Of Hogen, he said he always goes to tribal consultation meetings with his position established, takes up as much of the allotted time as possible expounding on current issues, and hears out the few minutes left for tribes to make their positions known. After multiple performances like that, tribes have begun to resent being led to believe there is ever a chance of influencing NIGC policy.

With such hints of an intellectual flexibility problem surfacing at Interior and NIGC, the testimony of three tribal leaders made it clear the agencies, despite a good start, weren't going to get their winning round on this day. Navajo Nation President Joe Shirley Jr. said that decisions are routinely made in Washington ''with little meaningful consultation with tribal governments.''

''We are left to adapt to the vacillating policy choices made by Washington bureaucrats regardless of our individual needs or priorities. Unfortunately for most tribal governments, adapting to these changes usually means that we make do with less as our needs continue to grow. ... The worst of all situations is when tribal delegations are convened to inform us of a decision already made, just so the agency can check off its tribal consultation box,'' Shirley said.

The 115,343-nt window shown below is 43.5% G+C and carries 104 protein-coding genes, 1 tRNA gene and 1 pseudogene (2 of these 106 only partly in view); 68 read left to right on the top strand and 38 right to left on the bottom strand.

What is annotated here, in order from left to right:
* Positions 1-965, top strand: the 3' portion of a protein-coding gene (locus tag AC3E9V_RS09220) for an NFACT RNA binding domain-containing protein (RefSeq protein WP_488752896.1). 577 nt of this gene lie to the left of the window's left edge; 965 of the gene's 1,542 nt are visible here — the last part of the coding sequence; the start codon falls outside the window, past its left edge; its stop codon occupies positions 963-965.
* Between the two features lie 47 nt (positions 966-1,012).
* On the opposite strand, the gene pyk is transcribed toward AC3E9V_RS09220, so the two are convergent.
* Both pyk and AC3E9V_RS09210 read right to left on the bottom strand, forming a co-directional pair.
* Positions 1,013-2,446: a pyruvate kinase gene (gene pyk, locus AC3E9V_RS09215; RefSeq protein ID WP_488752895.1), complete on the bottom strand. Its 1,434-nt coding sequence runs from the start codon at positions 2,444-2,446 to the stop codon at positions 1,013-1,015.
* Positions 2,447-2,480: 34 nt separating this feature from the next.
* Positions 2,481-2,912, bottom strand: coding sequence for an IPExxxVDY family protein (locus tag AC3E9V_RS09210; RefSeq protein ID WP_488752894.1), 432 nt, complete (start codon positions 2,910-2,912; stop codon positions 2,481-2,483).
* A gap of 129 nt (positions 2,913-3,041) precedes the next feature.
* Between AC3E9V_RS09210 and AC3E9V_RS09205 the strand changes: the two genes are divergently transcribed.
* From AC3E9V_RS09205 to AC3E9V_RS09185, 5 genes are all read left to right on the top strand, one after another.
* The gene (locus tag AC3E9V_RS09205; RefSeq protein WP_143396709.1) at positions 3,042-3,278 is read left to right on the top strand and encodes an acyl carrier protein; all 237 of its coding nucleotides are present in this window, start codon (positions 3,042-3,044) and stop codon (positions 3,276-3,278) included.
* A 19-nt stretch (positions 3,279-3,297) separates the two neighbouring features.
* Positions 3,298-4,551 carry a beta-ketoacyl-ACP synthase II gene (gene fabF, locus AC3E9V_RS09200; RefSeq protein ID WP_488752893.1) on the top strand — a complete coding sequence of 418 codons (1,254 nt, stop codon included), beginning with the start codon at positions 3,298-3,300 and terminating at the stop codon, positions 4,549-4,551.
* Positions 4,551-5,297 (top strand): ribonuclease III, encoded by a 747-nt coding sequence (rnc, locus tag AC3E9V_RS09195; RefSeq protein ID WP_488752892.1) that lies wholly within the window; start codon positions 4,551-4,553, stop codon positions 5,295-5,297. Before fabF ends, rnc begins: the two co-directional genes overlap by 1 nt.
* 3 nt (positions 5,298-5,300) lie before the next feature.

Buford Rolin, chairman of the Poarch Band of Creek Indians, emphasized the value of genuine consultation, especially at IHS. With Rahall asking for amendments to improve the bill, Rolin said the strict consultation policy of H.R. 5608 should apply to all federal agencies, but at a minimum to all agencies within the IHS parent department, Health and Human Services.

Gerald Danforth, chairman of the Oneida Business Committee of the Oneida Tribe of Indians of Wisconsin, took strong issue with Hogen's notion that NIGC ''institutional memory'' on a set of failed regulations for Class II gaming in 2004 constitutes consultation on new Class II gaming regulations proposed in 2007.

Danforth said that because tribal governments are responsible and have formed associations for swift action, genuine consultation will not paralyze federal agencies. ''In fact, the failure of proper consultation is what leads to a delay in implementing new regulations due to an assortment of legal challenges that might otherwise be avoided under true consultation processes.''